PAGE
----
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Static URL building

Static URL building

From:
Ivan Kleshnin
Date:
2013-06-06 @ 09:00
I wonder why flask allows
    url_for('static', filename='css/style.css')
    {{ url_for('static', filename='css/style.css') }}

but cries at
    url_for('static') + '/css/style.css'
    {{ url_for('static') }}/css/style.css

which is shorter and cleaner, especially in HTML version.

There is a way to change this behavior with:
app.url_map.add(werkzeug.routing.Rule('/static', endpoint='static',
build_only=True))

but I'm still interesting why flask authors went with first option.
Maybe I've missed something special?!

Re: [flask] Static URL building

From:
Freedom Dumlao
Date:
2013-06-06 @ 11:51
Shorter yes, but cleaner is highly subjective :)

The job of url_for is to provide a safe, consistent, and future-proof way
of getting urls for our views. Remember that url_for isn't just for static
files, but it's most common usage is in getting urls to your views.

Here are a few points in defense of url_for

1. url_for will return a valid url for a view only in the case where the
url can be found. It's not simply generating something it's actually
looking up to find the right view for the right route. If no view can be
found, you'll get an exception which will help ensure you don't have broken
urls in your production application.

2. Typed and named parameters matter. url_for will distinguish between 2
similar routes with different typed or named parameters.

3. String concatenation isn't safe, and adds mental overhead. In your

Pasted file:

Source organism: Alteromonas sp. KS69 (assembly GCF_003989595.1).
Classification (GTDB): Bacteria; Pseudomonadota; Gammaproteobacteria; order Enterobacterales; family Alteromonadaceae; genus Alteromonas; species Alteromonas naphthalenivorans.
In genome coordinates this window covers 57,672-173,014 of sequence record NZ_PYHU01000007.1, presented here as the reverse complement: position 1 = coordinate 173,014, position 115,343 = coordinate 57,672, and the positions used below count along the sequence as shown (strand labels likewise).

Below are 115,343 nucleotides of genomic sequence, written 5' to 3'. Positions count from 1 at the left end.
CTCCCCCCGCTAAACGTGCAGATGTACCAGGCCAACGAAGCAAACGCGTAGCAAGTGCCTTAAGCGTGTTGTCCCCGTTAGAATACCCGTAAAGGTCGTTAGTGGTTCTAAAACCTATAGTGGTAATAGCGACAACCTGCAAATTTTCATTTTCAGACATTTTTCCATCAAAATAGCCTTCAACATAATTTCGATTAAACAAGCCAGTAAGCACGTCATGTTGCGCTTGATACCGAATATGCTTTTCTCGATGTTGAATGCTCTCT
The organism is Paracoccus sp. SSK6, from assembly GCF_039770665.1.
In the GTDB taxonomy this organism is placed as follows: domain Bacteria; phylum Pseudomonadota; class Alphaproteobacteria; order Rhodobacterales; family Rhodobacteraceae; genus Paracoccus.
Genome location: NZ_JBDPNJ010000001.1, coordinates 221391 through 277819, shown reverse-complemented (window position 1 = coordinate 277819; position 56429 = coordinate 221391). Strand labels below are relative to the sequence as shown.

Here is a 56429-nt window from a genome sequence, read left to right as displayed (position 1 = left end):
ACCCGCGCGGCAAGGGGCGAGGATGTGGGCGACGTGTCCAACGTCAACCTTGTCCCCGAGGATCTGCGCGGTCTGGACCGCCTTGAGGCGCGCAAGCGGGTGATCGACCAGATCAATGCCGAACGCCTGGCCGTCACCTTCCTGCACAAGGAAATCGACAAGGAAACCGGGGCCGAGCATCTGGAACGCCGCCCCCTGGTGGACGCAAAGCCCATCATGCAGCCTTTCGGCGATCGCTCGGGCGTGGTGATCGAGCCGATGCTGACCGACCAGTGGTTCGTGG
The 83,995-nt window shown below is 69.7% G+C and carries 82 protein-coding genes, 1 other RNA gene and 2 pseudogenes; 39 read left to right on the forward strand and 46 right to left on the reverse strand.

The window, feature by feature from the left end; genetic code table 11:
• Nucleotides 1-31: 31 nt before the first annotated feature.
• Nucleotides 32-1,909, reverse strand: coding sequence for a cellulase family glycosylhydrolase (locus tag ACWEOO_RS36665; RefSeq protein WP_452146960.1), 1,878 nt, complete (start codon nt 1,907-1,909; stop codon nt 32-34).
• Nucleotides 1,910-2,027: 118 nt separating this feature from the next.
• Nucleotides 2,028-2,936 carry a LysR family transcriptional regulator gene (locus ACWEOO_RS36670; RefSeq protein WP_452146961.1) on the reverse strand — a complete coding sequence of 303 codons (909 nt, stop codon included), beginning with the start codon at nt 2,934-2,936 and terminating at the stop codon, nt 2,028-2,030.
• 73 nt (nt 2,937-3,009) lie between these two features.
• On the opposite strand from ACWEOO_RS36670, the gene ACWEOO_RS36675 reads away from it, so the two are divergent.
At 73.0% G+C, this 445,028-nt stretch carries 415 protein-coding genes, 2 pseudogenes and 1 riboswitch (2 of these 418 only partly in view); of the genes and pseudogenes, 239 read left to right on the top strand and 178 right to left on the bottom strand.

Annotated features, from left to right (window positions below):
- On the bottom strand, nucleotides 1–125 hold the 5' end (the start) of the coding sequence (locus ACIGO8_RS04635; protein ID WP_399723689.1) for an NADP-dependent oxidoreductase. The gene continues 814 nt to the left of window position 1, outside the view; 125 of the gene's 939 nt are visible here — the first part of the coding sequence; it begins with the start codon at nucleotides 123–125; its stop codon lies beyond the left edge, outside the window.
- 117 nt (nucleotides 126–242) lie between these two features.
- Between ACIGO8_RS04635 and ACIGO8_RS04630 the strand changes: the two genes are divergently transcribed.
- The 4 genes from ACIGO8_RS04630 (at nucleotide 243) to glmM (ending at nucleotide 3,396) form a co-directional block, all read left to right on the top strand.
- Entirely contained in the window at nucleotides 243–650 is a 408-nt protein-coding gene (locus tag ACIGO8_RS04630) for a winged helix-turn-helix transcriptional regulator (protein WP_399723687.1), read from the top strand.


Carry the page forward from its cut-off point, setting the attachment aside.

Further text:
example you're suggesting:

    url_for('static') + '/css/style.css'

which would likely (if it worked) produce:

    /static//css/style.css

Now when using url_for, you'd have to remember wether or not you needed to
include a slash prefix in your
concatenated strings - and if you forgot there would be no exception fired
because flask wouldn't know about it.

There are several other reasons that come to mind but I don't want to be
one of "those" guys that goes on and on :)

That being said, it would be fairly trivial to build a filter or template
tag with the behavior you want. Personally I use Flask-Assets so don't end
up using url_for when dealing with my static files.

- Freedom





On Thu, Jun 6, 2013 at 5:00 AM, Ivan Kleshnin <ivan.kleshnin@gmail.com>wrote:

> I wonder why flask allows
>     url_for('static', filename='css/style.css')
>     {{ url_for('static', filename='css/style.css') }}
>
> but cries at
>     url_for('static') + '/css/style.css'
>     {{ url_for('static') }}/css/style.css
>
> which is shorter and cleaner, especially in HTML version.
>
> There is a way to change this behavior with:
> app.url_map.add(werkzeug.routing.Rule('/static', endpoint='static',
> build_only=True))
>
> but I'm still interesting why flask authors went with first option.
> Maybe I've missed something special?!
>

Re: [flask] Static URL building

From:
Ivan Kleshnin
Date:
2013-06-06 @ 13:29
2013/6/6 Freedom Dumlao <freedomdumlao@gmail.com>

> Shorter yes, but cleaner is highly subjective :)
>
> The job of url_for is to provide a safe, consistent, and future-proof way
> of getting urls for our views. Remember that url_for isn't just for static
> files, but it's most common usage is in getting urls to your views.
>
> Here are a few points in defense of url_for
>
> 1. url_for will return a valid url for a view only in the case where the
> url can be found. It's not simply generating something it's actually
> looking up to find the right view for the right route. If no view can be
> found, you'll get an exception which will help ensure you don't have broken
> urls in your production application.
>
> 2. Typed and named parameters matter. url_for will distinguish between 2
> similar routes with different typed or named parameters.